This came to us from north Germany. In leaf and habit it seems to be a near relative of the Rugosa, and equally hardy. It flowers very freely and for a long period. The sex organs seem all turned into petals, but very many are small and imperfect, not adding to the beauty as a whole; color light pink, and very fragrant.


Quite a large number of the single-flowered hybrids of Rugosa, with General Jacquiminot and other garden varieties, are peculiarly showy and of all colors, from white to the darkest crimson. Some of them have flowers five inches in diameter, with petals two inches across, while others have small flowers in clusters.

In Europe some of these single Rugosa hybrids are becoming popular. As an instance, the variety known as "Snowlight" retains the Rugosa leaf and is an immense and continuous bloomer of snow-white flowers.


Up to the present, our experience and observation favors the belief that the future favorite roses of the prairie states will be developed from the ironclad Rosa Rugosa of east Europe and our native wild roses. It has been fully demonstrated that their hybrids, with our finest half-hardy varieties, follow largely the native species in hardiness of plant, perfect foliage and complete unfolding of their flowers. It is also fully demonstrated that fine double varieties can be developed from primitive species in one generation.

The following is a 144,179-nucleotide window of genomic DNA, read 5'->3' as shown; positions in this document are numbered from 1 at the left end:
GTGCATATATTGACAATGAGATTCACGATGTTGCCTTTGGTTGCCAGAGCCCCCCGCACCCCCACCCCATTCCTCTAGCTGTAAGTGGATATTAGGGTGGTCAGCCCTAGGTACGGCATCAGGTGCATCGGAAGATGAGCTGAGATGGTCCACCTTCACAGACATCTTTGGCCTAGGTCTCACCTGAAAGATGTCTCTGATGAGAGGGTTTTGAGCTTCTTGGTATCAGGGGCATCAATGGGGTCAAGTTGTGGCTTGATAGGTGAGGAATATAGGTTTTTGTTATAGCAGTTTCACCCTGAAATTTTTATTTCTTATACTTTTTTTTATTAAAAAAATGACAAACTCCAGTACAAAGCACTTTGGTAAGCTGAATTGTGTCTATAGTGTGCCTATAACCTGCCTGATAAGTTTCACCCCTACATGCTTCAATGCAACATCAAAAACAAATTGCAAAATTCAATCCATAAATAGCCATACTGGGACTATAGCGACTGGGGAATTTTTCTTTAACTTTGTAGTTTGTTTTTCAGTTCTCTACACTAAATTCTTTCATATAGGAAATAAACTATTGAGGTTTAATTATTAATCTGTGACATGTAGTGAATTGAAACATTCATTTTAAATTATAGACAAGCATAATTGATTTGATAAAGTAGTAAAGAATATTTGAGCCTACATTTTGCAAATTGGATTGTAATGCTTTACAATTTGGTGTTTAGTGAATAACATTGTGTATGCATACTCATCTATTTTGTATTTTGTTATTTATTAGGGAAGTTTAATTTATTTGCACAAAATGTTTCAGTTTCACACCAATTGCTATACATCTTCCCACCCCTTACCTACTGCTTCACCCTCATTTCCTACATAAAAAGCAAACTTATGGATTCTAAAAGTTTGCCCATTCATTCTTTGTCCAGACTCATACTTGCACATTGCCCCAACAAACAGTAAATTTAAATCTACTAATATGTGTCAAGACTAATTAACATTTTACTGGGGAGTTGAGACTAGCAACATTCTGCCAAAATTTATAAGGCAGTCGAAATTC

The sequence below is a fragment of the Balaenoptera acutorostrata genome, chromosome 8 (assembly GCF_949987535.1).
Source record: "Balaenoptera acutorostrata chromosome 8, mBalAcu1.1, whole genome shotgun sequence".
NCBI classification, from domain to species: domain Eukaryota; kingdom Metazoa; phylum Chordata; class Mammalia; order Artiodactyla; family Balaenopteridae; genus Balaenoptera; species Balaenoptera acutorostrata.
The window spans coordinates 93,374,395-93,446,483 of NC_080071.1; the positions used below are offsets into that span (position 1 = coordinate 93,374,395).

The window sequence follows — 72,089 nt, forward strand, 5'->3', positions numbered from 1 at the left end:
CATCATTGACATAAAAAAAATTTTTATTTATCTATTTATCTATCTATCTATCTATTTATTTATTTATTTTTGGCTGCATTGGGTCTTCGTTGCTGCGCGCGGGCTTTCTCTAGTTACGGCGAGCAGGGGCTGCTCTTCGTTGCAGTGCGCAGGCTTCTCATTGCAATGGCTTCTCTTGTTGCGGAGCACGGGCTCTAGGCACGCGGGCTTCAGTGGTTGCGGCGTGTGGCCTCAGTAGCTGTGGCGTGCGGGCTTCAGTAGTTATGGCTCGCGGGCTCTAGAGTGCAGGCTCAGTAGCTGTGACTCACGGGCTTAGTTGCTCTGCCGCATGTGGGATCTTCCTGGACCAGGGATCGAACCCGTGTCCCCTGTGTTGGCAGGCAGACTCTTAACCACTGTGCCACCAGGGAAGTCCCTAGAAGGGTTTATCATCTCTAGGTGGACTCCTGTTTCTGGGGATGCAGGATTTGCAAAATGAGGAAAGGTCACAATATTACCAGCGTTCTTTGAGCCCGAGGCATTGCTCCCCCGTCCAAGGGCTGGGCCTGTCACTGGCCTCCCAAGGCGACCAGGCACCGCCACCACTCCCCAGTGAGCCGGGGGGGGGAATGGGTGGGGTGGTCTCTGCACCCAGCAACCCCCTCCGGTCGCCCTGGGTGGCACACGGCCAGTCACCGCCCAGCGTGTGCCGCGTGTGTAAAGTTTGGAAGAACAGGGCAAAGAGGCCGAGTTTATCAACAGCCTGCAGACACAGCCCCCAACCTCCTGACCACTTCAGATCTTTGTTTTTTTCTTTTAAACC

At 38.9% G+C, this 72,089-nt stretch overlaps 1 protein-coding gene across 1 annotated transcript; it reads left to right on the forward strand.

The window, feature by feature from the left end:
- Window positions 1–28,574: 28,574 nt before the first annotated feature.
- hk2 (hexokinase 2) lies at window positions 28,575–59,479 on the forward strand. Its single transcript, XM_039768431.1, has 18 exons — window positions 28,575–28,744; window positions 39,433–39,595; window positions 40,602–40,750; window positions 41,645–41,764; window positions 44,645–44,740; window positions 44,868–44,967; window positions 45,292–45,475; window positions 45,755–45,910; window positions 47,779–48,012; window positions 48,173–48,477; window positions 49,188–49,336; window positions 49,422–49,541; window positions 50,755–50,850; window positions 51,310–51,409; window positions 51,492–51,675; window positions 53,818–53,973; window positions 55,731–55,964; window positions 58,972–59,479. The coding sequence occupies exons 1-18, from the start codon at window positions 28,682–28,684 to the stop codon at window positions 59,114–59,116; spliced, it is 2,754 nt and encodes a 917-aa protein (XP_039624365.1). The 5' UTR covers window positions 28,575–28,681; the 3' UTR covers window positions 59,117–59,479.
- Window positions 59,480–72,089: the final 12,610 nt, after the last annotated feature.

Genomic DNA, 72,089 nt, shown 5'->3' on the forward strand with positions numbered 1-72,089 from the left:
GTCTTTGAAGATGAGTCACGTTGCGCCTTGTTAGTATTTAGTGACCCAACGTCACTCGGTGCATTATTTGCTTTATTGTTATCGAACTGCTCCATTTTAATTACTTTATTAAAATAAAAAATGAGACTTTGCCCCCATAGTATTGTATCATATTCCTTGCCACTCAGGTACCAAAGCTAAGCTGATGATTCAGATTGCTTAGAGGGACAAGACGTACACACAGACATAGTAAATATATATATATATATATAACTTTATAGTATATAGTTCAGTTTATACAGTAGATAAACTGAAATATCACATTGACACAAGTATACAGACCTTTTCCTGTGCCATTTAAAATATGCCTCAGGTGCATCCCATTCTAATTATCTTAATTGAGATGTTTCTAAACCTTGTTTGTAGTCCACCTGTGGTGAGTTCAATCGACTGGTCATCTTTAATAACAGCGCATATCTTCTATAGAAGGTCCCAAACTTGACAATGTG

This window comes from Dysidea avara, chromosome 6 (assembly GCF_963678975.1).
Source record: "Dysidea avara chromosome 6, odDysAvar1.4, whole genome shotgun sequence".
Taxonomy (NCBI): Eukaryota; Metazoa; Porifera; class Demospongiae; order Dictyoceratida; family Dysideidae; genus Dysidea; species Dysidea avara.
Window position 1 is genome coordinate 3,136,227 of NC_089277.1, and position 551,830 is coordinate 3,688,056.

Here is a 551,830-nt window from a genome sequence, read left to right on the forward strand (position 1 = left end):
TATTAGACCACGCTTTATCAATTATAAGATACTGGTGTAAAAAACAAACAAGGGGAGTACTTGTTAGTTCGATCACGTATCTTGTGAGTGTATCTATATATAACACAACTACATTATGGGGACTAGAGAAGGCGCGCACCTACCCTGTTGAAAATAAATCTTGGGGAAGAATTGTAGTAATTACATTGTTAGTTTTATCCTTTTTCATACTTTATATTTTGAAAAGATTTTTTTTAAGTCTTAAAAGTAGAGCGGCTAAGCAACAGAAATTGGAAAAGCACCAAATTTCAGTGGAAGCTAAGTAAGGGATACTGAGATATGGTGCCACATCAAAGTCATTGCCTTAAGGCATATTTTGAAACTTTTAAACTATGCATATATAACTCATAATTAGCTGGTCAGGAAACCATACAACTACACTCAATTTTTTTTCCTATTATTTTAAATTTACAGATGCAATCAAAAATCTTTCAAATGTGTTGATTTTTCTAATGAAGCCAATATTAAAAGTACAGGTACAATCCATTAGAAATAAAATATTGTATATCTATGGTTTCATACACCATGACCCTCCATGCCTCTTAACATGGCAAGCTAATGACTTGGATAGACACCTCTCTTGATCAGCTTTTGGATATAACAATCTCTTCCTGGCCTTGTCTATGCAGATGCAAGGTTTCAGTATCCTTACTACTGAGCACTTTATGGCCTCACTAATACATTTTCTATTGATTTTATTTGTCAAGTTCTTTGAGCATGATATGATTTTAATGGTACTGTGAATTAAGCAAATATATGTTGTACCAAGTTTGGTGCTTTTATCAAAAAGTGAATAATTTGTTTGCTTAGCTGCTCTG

CybeRose note: The correct spelling is "Jacqueminot"

In the Rosen-Zeitung of 1890 Dr. Müller, the breeder of Thusnelda writes:

"... this cultivar [R. rugosa alba] got my attention and I decided to try to breed hybrids of it. Unfortunately I did not succeed in pollinating it. So finally I decided to use its pollen [that of R. rugosa alba] to inseminate other roses. For that I chose Gloire de Dijon. ... This finally succeded in the third year, bringing up two seedlings." [Rosen-Zeitung 1890, p.28)

Dr. Müller called them seedling A and B. Seedling A finally went into commerce as 'Thusnelda' in 1891 [R-Z, p.13]